One of the challenges facing countries that want to change over from burning fossil fuels to more renewable energy sources is how to store energy. In Australia, the Victoria region currently relies on burning coal in power plants which produce energy throughout the days and seasons. But the state wants to move to at least 50% of its power coming from renewable sources by 2030 — and for that, it needs an energy infrastructure including a way to store energy produced by solar, wind, or other renewable sources, which may only work in certain conditions.
That’s why Victoria is building one of the world’s largest batteries, the Victorian Big Battery Megapack. The battery will be the size of a football field and will provide 450 megawatts-hours of storage with up to 300 megawatts of power output. That’s double the size of the Hornsdale Power Reserve in South Australia, another giant battery made by the same company that made headlines in 2018.
The company Neoen will build the battery along with Tesla, a company that has become a leading expert in battery technology through its development for electrical vehicles. The battery will be used as an automatic backup in case the local electrical grid is unstable, which should prevent blackouts — a problem which has become more pressing as the Victoria grid becomes overtaxed.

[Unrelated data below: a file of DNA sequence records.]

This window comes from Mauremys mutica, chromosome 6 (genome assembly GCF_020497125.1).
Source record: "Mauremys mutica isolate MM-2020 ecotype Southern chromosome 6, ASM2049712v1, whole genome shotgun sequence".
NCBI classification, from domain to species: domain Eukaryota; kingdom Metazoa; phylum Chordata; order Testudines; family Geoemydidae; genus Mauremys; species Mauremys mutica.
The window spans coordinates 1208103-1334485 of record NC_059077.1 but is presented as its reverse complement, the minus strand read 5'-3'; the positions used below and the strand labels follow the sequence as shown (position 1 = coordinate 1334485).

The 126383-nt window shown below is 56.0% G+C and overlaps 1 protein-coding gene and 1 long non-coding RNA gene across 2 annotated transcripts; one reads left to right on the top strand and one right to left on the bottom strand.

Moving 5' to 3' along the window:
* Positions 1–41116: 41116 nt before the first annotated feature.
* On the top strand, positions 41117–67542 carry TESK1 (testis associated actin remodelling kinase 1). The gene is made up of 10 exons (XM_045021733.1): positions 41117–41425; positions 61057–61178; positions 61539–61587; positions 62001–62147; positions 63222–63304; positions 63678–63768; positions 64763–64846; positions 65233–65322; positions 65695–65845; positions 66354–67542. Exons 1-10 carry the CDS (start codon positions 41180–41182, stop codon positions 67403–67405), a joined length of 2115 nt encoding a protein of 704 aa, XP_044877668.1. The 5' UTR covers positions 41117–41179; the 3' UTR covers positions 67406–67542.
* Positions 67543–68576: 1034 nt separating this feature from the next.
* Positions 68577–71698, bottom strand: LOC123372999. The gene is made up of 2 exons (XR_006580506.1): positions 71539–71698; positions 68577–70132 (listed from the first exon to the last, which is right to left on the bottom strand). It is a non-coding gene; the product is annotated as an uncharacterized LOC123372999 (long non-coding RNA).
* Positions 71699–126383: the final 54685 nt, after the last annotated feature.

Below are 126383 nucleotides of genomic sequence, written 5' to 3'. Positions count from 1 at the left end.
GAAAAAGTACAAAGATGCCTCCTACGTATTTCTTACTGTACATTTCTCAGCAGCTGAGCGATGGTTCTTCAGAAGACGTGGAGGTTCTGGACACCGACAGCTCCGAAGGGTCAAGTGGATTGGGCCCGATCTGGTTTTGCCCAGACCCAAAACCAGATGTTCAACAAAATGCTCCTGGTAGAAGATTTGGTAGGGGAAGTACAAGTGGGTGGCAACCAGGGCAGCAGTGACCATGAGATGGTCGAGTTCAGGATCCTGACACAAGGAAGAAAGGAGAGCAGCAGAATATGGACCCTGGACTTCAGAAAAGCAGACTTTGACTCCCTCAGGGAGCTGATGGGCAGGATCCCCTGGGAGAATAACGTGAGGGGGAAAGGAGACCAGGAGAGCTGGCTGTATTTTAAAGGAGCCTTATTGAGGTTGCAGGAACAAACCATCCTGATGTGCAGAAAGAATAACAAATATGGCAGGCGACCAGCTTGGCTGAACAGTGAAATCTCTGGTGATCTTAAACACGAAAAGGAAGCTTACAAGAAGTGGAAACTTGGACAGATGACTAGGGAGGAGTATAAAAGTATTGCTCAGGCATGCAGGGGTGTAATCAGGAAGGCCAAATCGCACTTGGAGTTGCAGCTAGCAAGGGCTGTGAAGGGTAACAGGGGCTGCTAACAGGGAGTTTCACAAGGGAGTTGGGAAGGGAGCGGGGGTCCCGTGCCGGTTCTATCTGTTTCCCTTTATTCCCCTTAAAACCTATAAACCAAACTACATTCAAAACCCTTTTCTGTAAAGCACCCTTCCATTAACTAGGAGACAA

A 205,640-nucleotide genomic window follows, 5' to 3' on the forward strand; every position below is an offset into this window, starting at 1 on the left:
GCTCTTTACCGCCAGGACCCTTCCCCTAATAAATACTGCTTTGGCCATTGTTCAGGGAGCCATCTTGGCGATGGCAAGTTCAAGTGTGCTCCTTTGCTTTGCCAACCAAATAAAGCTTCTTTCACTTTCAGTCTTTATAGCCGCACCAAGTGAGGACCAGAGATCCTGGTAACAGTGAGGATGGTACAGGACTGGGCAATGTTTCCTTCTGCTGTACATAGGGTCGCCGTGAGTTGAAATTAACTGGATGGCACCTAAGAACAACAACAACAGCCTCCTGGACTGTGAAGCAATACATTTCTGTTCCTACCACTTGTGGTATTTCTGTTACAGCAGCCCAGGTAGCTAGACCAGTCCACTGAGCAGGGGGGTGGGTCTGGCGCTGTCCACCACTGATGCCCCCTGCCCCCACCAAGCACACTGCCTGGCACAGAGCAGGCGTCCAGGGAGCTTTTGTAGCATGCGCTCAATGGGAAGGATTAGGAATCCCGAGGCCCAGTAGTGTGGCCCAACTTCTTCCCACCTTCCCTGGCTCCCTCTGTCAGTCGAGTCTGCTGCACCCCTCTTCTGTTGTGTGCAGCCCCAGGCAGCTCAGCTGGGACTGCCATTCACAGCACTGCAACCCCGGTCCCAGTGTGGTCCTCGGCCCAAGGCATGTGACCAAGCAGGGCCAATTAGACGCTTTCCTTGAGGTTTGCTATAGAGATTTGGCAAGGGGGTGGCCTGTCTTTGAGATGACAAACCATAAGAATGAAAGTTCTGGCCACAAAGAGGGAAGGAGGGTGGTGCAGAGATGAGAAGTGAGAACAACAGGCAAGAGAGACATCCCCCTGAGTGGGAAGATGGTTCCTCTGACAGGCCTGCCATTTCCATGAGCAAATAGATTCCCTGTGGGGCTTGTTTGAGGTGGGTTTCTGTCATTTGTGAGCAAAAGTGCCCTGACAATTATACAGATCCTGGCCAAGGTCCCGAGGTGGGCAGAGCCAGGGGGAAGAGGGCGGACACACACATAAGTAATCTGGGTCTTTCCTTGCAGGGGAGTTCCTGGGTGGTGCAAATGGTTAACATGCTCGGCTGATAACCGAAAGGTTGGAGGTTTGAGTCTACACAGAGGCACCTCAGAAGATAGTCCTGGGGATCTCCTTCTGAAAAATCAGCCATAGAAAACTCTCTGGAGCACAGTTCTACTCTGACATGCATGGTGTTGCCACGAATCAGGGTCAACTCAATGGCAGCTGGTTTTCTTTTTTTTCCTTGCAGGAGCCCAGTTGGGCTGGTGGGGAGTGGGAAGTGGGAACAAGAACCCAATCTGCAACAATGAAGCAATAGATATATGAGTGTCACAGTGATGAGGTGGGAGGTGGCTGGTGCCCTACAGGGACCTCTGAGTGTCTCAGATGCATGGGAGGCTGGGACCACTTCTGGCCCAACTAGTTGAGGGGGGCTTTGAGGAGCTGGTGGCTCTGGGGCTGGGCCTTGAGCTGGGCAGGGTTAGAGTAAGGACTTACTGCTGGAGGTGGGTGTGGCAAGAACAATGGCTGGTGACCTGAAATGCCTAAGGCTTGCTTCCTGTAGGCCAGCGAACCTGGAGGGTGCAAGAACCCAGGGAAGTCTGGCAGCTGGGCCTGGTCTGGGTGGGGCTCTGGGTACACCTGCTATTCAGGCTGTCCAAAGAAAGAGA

One of the problems caused by climate change in the region is hotter summers, with Australia’s last summer being the hottest and driest on record. This puts additional strain on thermal generators, which contributes to instability in the power grid. Such a large battery can hold a charge to be used when the system is unstable, so people in the region should have a more reliable supply of electricity.
The aim is for the battery to be ready for use by the end of next year, and Victoria politicians are hailing it as part of the state’s move away from fossil fuel dependence and toward a more sustainable future. “By securing one of the biggest batteries in the world, Victoria is taking a decisive step away from coal-fired power and embracing new technologies that will unlock more renewable energy than ever before,” Lily D’Ambrosio MP, Minister for Energy, Environment and Climate Change, said in a statement.
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